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Cloud Management console and Identity services - severe performance degradation

Incident window: October 28, 2019 17:01 to 17:56 UTC

Impacted Cloud services:

Impact Level : high

We have detected significant performance degradation for the impacted Cloud services, resulting in increased latency and error rates for the responses. We are working to restore service performance and availability to normal operating levels.

[2019-10-28 18:15 UTC] Resolved. We have restored performance and availability for the Cloud management console ( and Identity services as of 17:56 UTC.

[2019-10-28 21:24 UTC] We would like to share some additional information concerning the root cause of the incident today and the additional measures we are taking to reduce the likelihood of recurrence as well as to improve our ability to more quickly respond to and address similar events.

In preparation for database certificate rotations, a new certificate bundle was loaded into our staging area. The automation properly replicated that bundle, but it was not expected that the systems would activate the bundle until sometime later.

Unfortunately, the Identity systems reloaded the certificate bundle prematurely. This caused connection errors to the databases, which very quickly locked all of the existing Identity servers out because the errors exceeded the connection threshold. This threshold is in place to prevent attacks on the database from the same IP trying to connect and guess passwords, etc.

We corrected the issue with the assets and the automation was able to propagate the updates to the systems. However, having been locked out, the updates had no effect as the existing servers were unable to reach the database because of the now blacklisted IP. Similarly, we were unable to connect and manually reset the database from any of the authorized instances due to the instances all now having a blacklisted IP.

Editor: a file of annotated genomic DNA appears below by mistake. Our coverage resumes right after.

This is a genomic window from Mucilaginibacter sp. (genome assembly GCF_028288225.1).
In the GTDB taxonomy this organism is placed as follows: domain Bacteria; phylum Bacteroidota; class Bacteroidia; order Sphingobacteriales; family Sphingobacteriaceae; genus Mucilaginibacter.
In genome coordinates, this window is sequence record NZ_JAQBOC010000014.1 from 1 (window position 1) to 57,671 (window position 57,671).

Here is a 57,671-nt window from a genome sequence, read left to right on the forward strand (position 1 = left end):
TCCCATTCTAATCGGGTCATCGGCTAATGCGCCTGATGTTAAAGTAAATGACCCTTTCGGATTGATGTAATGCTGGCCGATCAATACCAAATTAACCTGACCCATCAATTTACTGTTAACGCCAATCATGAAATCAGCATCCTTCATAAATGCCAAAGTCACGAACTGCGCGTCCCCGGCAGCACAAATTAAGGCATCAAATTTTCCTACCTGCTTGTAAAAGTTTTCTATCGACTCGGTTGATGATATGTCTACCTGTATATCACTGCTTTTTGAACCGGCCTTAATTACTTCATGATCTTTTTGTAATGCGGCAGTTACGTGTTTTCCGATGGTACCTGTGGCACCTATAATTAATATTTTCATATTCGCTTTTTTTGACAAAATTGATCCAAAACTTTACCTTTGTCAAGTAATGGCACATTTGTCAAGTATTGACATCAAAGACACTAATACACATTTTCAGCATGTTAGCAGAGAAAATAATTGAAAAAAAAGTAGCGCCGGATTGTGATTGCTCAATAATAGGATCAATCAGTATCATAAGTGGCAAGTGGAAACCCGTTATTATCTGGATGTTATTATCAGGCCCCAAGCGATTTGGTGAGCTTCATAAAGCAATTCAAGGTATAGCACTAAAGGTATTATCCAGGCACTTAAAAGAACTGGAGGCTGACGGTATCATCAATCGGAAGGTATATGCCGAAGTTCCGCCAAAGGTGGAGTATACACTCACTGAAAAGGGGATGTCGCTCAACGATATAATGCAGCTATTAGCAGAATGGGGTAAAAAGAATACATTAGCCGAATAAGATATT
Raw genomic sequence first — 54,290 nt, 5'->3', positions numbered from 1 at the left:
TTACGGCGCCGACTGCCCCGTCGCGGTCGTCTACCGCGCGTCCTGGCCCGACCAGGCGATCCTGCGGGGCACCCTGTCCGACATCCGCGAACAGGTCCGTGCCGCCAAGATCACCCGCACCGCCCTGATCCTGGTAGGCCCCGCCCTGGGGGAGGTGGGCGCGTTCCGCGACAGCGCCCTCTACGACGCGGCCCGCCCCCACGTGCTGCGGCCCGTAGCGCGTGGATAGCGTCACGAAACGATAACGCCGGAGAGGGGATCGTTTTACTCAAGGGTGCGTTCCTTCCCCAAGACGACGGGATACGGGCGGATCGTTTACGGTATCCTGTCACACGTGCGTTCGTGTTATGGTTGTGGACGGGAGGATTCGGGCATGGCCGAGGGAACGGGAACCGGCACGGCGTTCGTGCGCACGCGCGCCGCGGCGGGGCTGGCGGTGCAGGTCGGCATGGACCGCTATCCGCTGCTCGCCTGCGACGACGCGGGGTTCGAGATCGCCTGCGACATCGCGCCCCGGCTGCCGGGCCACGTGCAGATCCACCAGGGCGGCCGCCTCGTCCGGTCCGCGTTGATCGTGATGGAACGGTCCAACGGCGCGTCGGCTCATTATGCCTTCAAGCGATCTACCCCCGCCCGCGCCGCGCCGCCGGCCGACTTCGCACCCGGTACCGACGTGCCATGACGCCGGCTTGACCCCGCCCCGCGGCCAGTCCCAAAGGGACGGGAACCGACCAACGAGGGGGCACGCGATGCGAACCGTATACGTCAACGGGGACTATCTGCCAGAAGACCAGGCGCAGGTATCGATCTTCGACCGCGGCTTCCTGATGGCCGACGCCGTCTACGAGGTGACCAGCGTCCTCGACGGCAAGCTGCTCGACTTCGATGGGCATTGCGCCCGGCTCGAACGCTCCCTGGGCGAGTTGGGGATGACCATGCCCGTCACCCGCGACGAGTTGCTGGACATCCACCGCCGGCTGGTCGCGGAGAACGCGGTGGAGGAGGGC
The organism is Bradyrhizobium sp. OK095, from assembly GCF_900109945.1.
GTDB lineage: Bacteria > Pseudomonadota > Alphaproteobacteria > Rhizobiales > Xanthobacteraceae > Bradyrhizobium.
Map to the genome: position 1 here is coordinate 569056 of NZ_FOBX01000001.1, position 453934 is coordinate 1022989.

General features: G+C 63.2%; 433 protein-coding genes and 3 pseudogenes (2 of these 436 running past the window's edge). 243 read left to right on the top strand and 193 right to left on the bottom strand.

Once it was determined that automation had pulled the new bundle to all of the instances (and there would be no quick way to connect to the database from any existing servers), the fastest solution was to replaced the entire fleet of Identity servers in such a way that all of the new servers were ensured not to get one of the now blacklisted IPs.

The new servers were built with the proper assets and services were restored as these systems came on-online.

We have identified the following improvement actions that we will be pursuing in an effort to mitigate the recurrence of this type of issue altogether, but also to improve our incident response procedures to more rapidly resolve similar future issues:

  1. Review the ‘attack’ threshold to ensure it is not overly aggressive.
  2. Investigate why the Identity services activated the new asset without the expected coordinated restart.
  3. Investigate the creation of additional highly restricted management instances that may provide access in cases like this to cut the time it takes to gain access for any manual intervention.